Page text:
# Magnetic dipole moment of electron

I have read an electron has an intrinsic magnetic dipole moment.

Does this mean that because dipole moment can be thought of as a current loop, and a current loop radiates EM Waves due to a changing $$dJ/dt$$ that electrons must radiate EM waves when they are stationary?

can someone show me the math of the electrons dipole moment in maxwells equations? i assume the curl of $$M$$ is in current density

In reality, the electron's magnetic moment is a quantum-mechanical phenomenon which is related to its intrinsic angular momentum (spin) by $$\mathbf{m} = -g\mu_B \mathbf{S},$$ where $$\mathbf{S}$$ is the spin of the electron, $$g=2$$ classically, and $$\mu_B$$ is the Bohr magneton.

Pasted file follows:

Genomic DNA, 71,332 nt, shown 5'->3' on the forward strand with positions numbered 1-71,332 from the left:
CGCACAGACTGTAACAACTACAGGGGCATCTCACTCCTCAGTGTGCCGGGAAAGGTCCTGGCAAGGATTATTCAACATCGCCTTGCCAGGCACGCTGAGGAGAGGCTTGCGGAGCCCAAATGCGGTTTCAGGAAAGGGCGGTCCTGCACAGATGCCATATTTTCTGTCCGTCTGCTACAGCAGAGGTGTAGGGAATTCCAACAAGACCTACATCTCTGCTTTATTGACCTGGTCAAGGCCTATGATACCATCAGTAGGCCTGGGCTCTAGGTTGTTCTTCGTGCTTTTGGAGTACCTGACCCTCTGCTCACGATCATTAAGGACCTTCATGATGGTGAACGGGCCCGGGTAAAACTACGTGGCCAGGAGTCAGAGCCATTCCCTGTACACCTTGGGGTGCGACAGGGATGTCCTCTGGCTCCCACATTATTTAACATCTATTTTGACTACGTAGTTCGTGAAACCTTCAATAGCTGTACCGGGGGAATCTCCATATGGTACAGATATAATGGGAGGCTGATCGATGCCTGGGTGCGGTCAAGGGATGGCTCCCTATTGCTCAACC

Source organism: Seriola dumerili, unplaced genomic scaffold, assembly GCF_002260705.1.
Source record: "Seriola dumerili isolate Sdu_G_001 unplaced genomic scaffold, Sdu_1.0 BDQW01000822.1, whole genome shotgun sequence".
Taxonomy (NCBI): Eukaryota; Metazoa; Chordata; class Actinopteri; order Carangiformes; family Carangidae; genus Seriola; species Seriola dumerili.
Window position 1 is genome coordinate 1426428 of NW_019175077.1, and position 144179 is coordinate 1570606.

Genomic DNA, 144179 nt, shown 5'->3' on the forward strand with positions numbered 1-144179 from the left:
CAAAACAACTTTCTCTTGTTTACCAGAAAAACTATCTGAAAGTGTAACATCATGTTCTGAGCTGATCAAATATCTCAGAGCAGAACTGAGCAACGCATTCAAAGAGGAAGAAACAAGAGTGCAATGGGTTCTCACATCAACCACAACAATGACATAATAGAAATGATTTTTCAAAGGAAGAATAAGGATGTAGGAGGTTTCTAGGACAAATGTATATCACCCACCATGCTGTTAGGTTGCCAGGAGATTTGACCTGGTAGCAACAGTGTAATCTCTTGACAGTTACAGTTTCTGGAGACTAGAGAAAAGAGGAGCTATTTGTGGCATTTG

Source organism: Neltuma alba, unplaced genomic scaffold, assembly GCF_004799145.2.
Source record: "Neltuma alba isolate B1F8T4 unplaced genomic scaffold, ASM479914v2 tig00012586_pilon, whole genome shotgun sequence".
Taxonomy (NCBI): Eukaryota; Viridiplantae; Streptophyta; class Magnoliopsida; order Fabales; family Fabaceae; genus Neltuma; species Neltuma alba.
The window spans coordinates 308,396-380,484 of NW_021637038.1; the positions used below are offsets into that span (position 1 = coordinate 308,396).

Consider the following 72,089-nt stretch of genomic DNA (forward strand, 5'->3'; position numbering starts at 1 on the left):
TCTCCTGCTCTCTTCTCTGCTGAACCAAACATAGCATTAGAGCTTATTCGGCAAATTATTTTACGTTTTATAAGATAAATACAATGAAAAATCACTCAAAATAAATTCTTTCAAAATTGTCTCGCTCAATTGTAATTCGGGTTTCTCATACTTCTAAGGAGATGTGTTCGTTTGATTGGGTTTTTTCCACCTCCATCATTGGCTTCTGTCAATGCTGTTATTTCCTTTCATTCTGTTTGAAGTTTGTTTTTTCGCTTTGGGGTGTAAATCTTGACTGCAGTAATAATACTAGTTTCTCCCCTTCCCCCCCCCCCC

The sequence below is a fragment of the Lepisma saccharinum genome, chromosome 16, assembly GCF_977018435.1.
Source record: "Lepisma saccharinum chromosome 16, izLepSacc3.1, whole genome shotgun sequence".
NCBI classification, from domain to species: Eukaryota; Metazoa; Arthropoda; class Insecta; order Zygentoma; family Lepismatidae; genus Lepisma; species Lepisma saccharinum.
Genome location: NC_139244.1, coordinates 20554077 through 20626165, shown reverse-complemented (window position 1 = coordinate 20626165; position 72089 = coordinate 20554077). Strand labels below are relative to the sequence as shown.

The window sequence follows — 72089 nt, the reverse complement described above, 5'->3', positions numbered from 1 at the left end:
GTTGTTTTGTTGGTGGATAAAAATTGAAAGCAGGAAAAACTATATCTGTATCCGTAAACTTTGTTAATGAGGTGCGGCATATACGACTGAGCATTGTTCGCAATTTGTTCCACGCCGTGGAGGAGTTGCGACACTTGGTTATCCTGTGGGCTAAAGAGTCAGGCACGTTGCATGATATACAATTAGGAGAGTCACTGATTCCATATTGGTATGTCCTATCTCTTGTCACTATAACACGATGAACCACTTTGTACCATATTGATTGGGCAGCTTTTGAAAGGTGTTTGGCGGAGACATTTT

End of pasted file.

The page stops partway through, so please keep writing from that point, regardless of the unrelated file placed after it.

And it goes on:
As you said, the magnetic moment enters the Maxwell's equations via the source term, and is given by $$\mathbf{J} = -(\mathbf{m}\times \nabla)\delta^{(3)}(\mathbf{r} - \mathbf{r}_0).$$ In media with distributed magnetization, a magnetization density $$\mathbf{M}$$ is used instead, and the current will need to be integrated over.
Computationally, magnetic contributions from the electron are usually ignored at leading order. This is on one hand due to the massive ratio between the electric and magnetic forces, $$\bigg(\frac{1}{4\pi\epsilon_0}\bigg)\bigg/\bigg(\frac{\mu_0}{4\pi}\bigg)= \frac{1}{\mu_0\epsilon_0} = c^2.$$ It is on the other hand due to the faster decay of the magnetic field of a dipole, being $$\mathbf{B} = \frac{\mu_0}{4\pi}\bigg(\frac{3(\mathbf{m}\cdot\mathbf{r})\mathbf{r}}{|\mathbf{r}|^5} - \frac{\mathbf{m}}{|\mathbf{r}|^3}\bigg) \sim \frac{1}{r^3},$$ compared to the $$1/r^2$$ decay of the electric field.